I hate that I didn’t know better early enough. I don’t know it all now, but life unveils itself differently once you admit to yourself that you are the last person in control. It took me years to even calmly think through this finality. You see, being a journalist put me in the middle of raw human suffering. No filters, no nothing. Just endless pain. I don’t get to go out for cocktails after work…and yes, no one forced me into it. But it never really dawns on you how delicate life is until you watch it snuffed out of people in a second. Being a witness to the chaos does a number on you. Sometimes bitterness floods you. Especially when the situation at hand was orchestrated out of pure malice. Having this as your life, your day-to-day life, almost guarantees a skewed perspective of reality, and that is not a place you want to go to…
I frequently dream of my childhood. The dreams are as vivid as vivid could get. It’s as if I experience life as a 5-year-old but with an adult’s eye. My therapist says it’s an attempt by my unconscious self to try and mend parts of me that were damaged a lifetime ago. Of course he said that. I was not seeking therapy because my mum bathed me in lilies and scented water. Maybe I should have probed myself more because my whole life has been my feeble attempt to fix in others what’s broken in me—talk of a bitter pill to swallow, haha.
My mum was the fourth born in a family of five. 4 girls and 1 boy. Her father passed away in her teenage years. That broke her. She told me they were friends. Having no one to go fishing with left her stranded. Weirdly, she loved fishing, or maybe that’s what happens when you are a daddy’s girl. She always carried with her this old, crumbled photo of her and my grandfather. I smile like him she said. It was taken by the roadside, just before you get to the river. Her face in the photo beams with life as her little hands hold on to an enormous mudfish that had its belly cut wide open. Her father, deterred by the ball of joy beside him, stares intently, his eyes a reflection of the man he was.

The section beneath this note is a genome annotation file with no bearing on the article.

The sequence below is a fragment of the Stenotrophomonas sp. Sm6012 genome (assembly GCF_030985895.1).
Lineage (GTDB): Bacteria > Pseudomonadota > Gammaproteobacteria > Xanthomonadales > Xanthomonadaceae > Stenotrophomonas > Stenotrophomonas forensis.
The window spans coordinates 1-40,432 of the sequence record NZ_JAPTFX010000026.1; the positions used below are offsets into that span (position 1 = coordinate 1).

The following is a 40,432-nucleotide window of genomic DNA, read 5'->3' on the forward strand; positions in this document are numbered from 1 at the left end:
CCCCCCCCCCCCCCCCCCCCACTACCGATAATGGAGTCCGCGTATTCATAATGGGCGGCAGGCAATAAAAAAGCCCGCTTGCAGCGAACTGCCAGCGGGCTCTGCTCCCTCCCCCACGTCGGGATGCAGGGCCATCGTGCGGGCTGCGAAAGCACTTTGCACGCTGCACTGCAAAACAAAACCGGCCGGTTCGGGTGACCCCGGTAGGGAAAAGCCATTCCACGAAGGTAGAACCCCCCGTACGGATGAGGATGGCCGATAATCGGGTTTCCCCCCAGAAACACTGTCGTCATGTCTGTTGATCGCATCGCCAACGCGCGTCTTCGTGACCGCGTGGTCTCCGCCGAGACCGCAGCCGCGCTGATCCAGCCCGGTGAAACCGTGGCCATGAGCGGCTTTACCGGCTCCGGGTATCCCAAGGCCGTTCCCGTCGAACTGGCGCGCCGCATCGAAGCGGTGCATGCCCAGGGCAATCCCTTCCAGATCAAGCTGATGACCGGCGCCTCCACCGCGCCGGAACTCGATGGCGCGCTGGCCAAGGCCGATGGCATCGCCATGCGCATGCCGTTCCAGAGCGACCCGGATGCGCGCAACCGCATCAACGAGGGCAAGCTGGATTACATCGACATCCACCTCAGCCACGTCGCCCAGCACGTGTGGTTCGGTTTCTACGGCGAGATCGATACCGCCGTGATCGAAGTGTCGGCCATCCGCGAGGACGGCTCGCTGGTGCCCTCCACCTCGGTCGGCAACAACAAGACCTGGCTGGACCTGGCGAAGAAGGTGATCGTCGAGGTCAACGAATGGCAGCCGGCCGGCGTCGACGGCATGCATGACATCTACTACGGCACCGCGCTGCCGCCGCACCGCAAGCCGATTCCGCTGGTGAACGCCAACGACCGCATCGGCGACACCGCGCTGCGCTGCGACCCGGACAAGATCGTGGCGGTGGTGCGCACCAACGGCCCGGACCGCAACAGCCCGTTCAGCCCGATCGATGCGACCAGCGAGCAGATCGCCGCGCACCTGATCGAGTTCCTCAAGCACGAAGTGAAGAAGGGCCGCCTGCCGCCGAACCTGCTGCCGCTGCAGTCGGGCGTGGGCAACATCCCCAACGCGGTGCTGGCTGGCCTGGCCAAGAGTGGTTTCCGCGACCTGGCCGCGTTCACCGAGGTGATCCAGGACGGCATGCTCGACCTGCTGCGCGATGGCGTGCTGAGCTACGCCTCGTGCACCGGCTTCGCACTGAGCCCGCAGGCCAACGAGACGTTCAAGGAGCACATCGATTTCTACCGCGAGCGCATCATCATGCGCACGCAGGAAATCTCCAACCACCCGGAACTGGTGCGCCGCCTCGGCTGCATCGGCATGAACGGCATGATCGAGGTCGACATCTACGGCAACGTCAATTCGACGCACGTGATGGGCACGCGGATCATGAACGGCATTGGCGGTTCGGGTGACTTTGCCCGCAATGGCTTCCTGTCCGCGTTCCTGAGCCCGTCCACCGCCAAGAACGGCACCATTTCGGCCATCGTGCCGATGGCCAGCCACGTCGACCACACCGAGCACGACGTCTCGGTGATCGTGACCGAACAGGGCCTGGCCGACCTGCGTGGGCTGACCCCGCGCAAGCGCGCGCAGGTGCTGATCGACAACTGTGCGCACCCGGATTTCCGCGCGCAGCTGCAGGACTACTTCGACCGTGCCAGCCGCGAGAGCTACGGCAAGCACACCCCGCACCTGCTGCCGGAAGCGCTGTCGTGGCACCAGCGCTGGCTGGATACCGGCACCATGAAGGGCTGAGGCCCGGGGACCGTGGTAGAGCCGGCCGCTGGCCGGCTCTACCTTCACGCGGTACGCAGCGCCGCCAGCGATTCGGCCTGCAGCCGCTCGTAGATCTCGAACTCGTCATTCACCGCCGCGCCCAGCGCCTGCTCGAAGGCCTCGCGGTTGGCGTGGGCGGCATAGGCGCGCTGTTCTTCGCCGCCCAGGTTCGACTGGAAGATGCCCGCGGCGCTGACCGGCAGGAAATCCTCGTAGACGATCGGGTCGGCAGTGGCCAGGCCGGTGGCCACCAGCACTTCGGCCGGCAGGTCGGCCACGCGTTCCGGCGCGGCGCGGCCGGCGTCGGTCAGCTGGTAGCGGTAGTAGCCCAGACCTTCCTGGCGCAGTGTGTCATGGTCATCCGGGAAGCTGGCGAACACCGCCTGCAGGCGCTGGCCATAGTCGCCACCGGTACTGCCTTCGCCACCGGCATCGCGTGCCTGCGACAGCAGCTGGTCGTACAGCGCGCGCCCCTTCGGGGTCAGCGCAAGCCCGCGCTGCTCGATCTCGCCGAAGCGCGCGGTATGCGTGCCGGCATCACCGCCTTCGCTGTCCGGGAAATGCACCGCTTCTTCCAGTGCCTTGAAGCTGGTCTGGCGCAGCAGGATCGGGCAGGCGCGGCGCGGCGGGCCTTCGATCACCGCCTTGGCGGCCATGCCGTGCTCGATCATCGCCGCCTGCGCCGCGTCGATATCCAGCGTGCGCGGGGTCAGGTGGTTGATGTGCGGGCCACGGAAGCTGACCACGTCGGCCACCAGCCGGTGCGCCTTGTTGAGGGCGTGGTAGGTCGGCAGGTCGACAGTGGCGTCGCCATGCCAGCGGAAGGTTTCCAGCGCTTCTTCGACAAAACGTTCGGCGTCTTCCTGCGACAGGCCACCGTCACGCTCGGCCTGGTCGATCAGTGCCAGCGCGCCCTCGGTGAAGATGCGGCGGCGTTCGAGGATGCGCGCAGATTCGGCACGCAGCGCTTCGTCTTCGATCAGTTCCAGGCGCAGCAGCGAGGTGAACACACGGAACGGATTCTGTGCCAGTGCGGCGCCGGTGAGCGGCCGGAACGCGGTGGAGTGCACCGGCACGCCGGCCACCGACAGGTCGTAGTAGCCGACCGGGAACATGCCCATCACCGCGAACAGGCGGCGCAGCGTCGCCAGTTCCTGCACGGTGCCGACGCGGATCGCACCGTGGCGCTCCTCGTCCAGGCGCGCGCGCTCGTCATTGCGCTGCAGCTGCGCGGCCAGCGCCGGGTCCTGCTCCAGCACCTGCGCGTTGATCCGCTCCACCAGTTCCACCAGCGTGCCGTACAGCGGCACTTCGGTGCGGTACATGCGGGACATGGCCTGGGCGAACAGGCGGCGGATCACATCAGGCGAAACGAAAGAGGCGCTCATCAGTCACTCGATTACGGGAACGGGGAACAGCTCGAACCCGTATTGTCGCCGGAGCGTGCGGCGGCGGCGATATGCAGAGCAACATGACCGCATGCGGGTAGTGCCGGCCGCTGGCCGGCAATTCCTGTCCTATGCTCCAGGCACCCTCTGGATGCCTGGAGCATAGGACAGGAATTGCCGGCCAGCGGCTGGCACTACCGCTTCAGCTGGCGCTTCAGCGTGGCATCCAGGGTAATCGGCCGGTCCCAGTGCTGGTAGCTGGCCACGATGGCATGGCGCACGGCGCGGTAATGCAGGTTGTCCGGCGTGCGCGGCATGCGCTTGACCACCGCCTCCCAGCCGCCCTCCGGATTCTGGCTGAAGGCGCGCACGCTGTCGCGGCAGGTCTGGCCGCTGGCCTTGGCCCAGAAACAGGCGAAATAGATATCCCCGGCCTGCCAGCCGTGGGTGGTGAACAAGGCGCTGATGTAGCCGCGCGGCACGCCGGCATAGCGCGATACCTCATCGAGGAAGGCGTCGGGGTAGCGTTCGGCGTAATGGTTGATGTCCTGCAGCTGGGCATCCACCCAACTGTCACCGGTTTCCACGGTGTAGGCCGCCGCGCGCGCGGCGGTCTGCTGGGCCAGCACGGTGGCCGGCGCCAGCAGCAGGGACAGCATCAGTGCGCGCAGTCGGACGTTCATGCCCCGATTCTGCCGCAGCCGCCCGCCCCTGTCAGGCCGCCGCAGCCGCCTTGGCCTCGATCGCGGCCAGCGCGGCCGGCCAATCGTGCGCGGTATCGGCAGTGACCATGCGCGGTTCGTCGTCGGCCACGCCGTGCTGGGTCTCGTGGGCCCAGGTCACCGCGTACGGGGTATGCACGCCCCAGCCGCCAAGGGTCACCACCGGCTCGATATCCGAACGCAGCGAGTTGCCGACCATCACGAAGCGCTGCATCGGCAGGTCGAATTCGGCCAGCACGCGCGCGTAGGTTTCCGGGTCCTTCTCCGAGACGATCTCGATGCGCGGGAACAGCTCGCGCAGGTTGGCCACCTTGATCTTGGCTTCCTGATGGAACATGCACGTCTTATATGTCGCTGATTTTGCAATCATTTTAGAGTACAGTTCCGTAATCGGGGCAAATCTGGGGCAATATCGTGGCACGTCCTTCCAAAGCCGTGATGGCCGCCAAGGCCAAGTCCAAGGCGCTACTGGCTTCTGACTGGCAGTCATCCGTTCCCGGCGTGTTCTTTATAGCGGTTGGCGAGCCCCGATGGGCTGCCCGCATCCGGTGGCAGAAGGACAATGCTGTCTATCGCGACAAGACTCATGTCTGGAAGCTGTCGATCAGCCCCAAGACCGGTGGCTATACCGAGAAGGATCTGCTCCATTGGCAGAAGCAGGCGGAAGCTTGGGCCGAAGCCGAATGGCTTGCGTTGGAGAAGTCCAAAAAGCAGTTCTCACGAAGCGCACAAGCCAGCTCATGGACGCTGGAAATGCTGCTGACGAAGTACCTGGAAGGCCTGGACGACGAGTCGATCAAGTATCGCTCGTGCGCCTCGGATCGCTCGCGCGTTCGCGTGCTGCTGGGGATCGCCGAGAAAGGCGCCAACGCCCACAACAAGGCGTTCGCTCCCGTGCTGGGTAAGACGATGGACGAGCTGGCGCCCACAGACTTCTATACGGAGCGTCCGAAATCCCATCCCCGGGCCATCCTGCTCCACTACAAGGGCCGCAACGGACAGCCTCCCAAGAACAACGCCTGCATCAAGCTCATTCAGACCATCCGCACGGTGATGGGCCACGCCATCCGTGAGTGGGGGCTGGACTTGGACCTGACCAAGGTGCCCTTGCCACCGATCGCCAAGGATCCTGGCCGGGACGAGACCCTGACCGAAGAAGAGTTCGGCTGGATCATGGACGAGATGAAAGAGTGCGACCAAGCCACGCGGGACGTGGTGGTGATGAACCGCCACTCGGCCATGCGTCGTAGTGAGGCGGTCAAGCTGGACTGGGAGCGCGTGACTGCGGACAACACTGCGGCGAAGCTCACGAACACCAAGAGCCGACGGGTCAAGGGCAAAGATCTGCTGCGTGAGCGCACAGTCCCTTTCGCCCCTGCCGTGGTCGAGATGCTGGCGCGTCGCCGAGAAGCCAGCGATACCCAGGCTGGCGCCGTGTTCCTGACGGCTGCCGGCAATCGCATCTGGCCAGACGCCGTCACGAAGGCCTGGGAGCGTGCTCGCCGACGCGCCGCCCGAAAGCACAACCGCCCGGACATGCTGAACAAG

She left for Nairobi because she wanted more for herself. Home didn’t feel like home anymore. The air there was hostile, the village became too small. Or maybe she saw what she wanted to see. All I know is the daughter of Matano left in search of something that even she didn’t know where to find. I have memories of her elder sisters coming to visit us at Kawangware. Some days they brought smoked fish; other days, they brought grains and fruit, but most days, they brought hailstorms and hurricanes. I was abhored these days. I felt like a prisoner in my own backyard. The thing is, mum hawked second-hand clothes during the day and deep fried fish by the roadside from evening till late. Perfect bargain for a 6-year-old that wants to play all day. But not when your zealot aunts are around. Not when you get flogged silly because you sat on a headdress. I didn’t know then, but my mum’s siblings had joined what they thought was a church, and the brainwashing was to die for. Two of her sisters married this ‘prophet’ who had foreseen great affliction befall them unless he married someone from this household. Getting two sisters as wives got the job done. The eldest couldn’t be betrothed because she was already defiled, for she had laid with a man. That wasn’t a free pass to her though, no. She believed her life was as it was because she was deemed unclean for the man handpicked by God Himself. That her impurity meant that she wouldn’t be singing lullabies to this prophet and feeding him honey and milk. Told you the brainwashing was top-notch.